Sunday, August 24, 2014
Part of the 2014 Harvest Collection, Harvest Saison pours a delightfully hazy ripe pineapple hue with an short eggshell colored head. Sweet to the taste, made with barley, oats, rye and wheat, this saison delivers on the Belgian style very well. Banana, bubble gum, pineapple and pear all vie for the attention of the taste buds. Similar in some respects to a hefeweizen, or even a dunkelweizen (sans the dark color of course) but with a character all its own. Great addition to the annual Harvest Collection.
Thursday, August 21, 2014
Cloudy, dark apricot-orange in color, not much of a head. Technically a barleywine, it undoubtedly shares some characteristics with its grapey cousins. Very strong raisin tastes, maybe some plum, and lingering on the borders of perception...figs. Hold on; I think that I detect some black cherry on the back of my tongue. Almost syrupy in consistency, similar in feel to those "nectars".
Very tasty; but be careful, 11.9% ABV makes this a sit-at-home-and-don't-operate-heavy-machinery brew.
Wednesday, August 20, 2014
Tuesday, August 19, 2014
Monday, August 18, 2014
Sunday, August 17, 2014
Within the modern brewing community, "IPA" became synonymous with "really hoppy" and many breweries designated their hoppiest beer as an IPA. This resulted in a wide variance in IBU's (International Bittering Unit - a measurement of hop derived bitterness) from brewer to brewer and region to region, with the Pacific Northwest gaining a reputation for being a center for hoppy beers.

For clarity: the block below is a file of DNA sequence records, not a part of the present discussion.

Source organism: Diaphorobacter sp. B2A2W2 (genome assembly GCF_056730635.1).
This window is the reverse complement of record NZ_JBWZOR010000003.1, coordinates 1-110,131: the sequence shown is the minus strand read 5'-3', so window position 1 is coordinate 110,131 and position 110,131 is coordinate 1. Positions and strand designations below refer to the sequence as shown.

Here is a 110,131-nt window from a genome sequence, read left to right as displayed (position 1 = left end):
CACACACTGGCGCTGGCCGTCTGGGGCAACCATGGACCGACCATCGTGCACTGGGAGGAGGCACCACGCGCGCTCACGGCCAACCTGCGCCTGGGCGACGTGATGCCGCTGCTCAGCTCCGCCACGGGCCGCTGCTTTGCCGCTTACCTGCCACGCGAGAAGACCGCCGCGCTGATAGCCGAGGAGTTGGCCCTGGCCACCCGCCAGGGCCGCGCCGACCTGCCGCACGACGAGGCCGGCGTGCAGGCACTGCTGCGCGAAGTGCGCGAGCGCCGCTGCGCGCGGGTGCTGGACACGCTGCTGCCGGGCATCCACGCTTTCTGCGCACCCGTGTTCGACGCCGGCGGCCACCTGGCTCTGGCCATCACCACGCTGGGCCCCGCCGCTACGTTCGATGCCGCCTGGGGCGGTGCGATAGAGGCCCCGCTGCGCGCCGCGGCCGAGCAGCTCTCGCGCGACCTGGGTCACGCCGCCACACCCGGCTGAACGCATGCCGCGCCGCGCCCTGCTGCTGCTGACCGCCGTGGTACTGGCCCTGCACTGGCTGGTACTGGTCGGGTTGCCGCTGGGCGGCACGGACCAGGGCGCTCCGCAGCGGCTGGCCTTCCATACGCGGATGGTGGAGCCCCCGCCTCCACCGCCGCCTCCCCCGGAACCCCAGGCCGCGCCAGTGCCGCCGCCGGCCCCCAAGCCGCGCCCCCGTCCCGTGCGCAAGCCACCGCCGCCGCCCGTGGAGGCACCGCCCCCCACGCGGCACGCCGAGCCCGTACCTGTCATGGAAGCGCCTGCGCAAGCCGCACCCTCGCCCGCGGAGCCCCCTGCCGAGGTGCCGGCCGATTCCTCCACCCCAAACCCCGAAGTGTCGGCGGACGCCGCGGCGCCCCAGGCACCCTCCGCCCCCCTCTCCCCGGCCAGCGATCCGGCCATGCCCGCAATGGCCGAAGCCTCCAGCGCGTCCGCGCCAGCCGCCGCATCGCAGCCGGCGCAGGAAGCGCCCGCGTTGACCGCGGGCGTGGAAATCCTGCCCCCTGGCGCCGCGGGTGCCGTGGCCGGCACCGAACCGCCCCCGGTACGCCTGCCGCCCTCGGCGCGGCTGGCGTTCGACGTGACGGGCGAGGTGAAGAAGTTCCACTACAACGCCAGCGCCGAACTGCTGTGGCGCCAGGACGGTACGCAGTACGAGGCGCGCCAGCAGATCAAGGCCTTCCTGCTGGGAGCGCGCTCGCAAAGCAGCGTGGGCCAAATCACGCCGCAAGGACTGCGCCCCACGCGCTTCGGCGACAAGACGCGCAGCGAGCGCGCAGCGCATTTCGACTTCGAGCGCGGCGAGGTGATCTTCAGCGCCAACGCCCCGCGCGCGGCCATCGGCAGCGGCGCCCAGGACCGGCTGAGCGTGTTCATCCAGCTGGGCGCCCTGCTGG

With the popularity of IPA's has come the phenomena of branding anything that is even slightly hoppy as an IPA. You have your Black IPA's, Red IPA's, Belgian or White IPA's, Rye IPA's ad infinitum. There is some disagreement among the craft beer community about whether or not this is a good thing. If you are one who believes that craft brewing is a sacred calling that should be outside the realm of crass commercialism, then sure, it's bad. But if you recognizer that it's a business like any other, you see that "IPA" has become shorthand for "hoppy" and leave it at that.
Another appellation that has achieved critical mass is the term "Imperial". Originally used only as part of the style Imperial Russian Stout, a specific style of stout that received its name due to it being brewed in England for the Russian Czars,"'Imperial" has come to mean "a really large amount of alcohol" when appended to an existing beer style, like "Imperial Porter", or "Imperial Amber".
The bottom line is that what a brewery calls its beer may or not be a helpful description of what is actually in the bottle. Read beer reviews, sample when possible and do your research. there's a lot great beer out there!